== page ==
During the 80s, I first heard Dr. Mashelkar, when he had come to our establishment to deliver the keynote address for one of our DRDO symposiums. I was greatly impressed by the power of his speech. I found him to be an eternal optimist and his speech caressed me like a fresh breeze.
Recently, I read the transcript of one of his speeches and was impressed. The topic is `Mind Vs Mind Set : The Grand Indian Challenge’. He says that 21st century is going to be the “century of mind”. He predicts that 600 million young Indian minds will shape the destiny of our country. While India’s performance in the Olympic games is rather poor, we have done extremely well in the “Olympics of mind”. We have won many medals in the science Olympiads, which goes to show the power of Indian mind.
Dr. Mashelkar then explains as to why we are not progressing as a nation despite having wonderful young minds. When two Japanese come together, they become 1+1 = eleven and they form such a great team. When two Indians come together, they become 1-1 = zero as they neutralize each other! They do not form a team. That is mainly because of the Indian mindset.
He emphasizes that we not only need to develop clever minds, more intelligent minds, more observant minds, more analytical minds, but also mind sets that are positive mind sets, constructive, forward looking, mutually reinforcing mindsets that will make it possible for us to shape the 21st century India.
Dr. Mashelkar talks about his meeting the then Prime Minister Mr. Atal Bihari Vajpayee during a function. During lunch time, where some Nobel Laureates were also present, a question was raised as to why great teachers don’t exist today. Atalji said “Mashelkarji aapko pata hai aisa kyon nahin hota? Is ka kaaran yeh hai ki samaj mein aaj unko pratishtha nahin hai.”
Dr. Mashelkar goes on to say while the Indian mind says “Gurur Sakshaat Parabrahma” and the Indian mind set does exactly what our erstwhile Prime Minister said – now there is no respect and value for the teacher in the society. He then goes on to talk about his teacher Bhave, whose teaching had a profound impact on his mind and mindset.
He then talks about Parallel rays that never meet are brought to meet each other by a convex lens. He says the need for the hour is “Convex lens leadership”, that brings people together.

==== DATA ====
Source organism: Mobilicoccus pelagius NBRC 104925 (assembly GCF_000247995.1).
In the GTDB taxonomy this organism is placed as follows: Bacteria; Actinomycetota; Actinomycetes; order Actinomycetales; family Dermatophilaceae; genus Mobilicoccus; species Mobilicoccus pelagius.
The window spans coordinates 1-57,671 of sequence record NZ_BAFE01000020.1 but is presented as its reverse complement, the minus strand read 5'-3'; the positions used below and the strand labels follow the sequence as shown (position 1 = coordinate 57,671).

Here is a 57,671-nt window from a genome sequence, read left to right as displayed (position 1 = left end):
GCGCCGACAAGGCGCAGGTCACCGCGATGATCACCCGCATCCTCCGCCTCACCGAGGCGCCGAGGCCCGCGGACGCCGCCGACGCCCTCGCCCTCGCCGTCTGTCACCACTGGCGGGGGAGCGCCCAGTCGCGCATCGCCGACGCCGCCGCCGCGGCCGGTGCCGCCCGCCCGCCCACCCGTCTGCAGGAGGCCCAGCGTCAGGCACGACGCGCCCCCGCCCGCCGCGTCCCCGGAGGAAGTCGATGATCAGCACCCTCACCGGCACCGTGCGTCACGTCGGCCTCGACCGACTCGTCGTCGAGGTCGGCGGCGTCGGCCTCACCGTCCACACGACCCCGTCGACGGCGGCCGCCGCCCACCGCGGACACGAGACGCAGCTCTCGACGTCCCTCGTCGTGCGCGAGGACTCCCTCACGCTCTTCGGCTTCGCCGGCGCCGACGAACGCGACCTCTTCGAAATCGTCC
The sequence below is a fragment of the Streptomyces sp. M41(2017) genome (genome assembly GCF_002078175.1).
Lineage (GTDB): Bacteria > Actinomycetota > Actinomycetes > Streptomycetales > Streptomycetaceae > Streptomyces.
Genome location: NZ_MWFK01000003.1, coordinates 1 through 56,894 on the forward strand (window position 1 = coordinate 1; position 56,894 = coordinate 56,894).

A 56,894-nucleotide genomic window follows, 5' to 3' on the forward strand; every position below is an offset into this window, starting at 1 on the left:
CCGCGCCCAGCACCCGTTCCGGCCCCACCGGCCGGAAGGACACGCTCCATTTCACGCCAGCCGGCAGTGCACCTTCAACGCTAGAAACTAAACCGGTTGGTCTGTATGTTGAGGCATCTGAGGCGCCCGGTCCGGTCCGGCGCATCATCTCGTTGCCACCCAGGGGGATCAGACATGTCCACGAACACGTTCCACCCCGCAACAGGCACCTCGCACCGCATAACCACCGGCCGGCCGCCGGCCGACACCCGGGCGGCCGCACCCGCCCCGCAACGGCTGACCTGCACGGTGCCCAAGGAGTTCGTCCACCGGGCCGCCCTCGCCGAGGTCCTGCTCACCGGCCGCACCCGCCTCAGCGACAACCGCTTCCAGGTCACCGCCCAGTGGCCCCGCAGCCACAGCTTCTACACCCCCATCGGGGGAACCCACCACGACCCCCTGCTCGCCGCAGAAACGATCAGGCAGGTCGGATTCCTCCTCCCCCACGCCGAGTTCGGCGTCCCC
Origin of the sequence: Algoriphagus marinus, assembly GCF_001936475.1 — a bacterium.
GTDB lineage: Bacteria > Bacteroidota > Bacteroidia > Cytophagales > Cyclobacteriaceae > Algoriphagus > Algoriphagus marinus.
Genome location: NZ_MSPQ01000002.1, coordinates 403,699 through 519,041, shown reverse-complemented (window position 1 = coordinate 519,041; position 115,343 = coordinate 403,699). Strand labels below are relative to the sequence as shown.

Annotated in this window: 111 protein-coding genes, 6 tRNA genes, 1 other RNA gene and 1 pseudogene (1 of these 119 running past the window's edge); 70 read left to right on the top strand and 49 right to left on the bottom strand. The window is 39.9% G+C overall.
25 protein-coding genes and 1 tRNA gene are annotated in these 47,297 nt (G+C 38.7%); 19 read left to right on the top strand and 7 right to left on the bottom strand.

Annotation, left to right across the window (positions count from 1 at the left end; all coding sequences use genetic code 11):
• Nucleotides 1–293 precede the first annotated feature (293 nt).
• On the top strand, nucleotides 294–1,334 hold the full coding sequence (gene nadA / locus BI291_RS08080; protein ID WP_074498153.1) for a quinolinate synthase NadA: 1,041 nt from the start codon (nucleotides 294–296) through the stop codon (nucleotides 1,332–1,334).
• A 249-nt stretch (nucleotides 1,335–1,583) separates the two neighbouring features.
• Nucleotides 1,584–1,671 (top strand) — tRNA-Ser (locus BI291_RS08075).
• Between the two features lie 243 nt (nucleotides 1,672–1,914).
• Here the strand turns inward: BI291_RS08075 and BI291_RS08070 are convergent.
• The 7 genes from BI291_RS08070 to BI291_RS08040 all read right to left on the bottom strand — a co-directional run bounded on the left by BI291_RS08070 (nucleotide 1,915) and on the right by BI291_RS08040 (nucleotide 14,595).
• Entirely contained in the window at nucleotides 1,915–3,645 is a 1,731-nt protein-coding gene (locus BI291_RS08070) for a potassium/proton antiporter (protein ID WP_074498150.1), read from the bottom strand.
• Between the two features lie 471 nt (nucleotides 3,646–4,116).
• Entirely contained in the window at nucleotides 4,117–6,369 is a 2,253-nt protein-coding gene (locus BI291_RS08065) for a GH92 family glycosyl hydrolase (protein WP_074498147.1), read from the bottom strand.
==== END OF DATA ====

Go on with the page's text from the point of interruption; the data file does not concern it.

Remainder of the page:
As I read the article, I realized that many of us who were born in the 40s and 50s have had similar experiences. I was fortunate to be taught languages by two gentle giants, when I was studying in college. Strangely these two teachers were actually my school teachers; they had vast knowledge to teach students at any level. For three years when I was doing my PU and degree, I took private tuitions for Tamil from Sri. Vijayaraghavachari and for English from Sri. Srinivasachari. While the teaching methodologies of these two teachers differed, there was a striking similarity – they both were utterly simple in their demeanor, soft spoken, clear in their communication and exactly knew what and how to teach.
They did not teach me a subject, they taught me what life is all about.
When Srinivasachari taught me the line from John Milton’s poem – “Lycidas is dead, ere his prime”, I understood the uncertainty of life and the need for one to do things when there is still time on his side. When he taught me “Elegy Written in a Country Churchyard” by Thomas Gray, I understood the meaning of true leadership from the line – “Some Cromwell, guiltless of his country’s blood”. When he taught me the essay “Dream children – a reverie” by Charles Lamb, I understood the true affections between siblings and the longing of a confirmed bachelor to have a family and children from the lines – “Immediately awaking, I found myself quietly seated in my bachelor arm-chair, where I had fallen asleep, with the faithful Bridget unchanged by my side” . Incidentally I also learnt English grammar and the meaning of a “transferred epithet”.
When Vijayaraghavachari taught me the Thirukural couplet “ Epporul Yar Yar Vai Ketpinum Apporul Meiporul Kanpathu Arivu” [ Whatever is said, whomsoever says it, pursue the ultimate truth in it ], I understood that one needs to think and not blindly go by what others say. When he taught me the couplet “Kuzhal inidhu yaazh inidhu enbatham makkaL mazhalai sol keLaadhavar” [ Speaking of the sound of flute and the harp as sweet tones are people, who haven’t heard their little children’s prattle or lisping], I understood that there cannot be anything better in life other than to spend valuable time with your children and grand children. The only prayer I say daily are from the lines that Vijayaraghavachari taught from Kamba Ramayanam – “Then Disai Seri Endran, Avan Arul Sithaivadamo?” [Hanuman says Rama asked to me to proceed South; Can His direction ever fail?]. This is the ultimate benchmark for acting with total conviction.
I last met Sri. Srinivasachari, when he came to bless me after my wedding.
I last met Sri. Vijayaraghavachari, when I went to introduce my son to him, before he joined IIT Madras.
Both of them are not in this world today, but they live in my heart, because …….
“They taught me life”.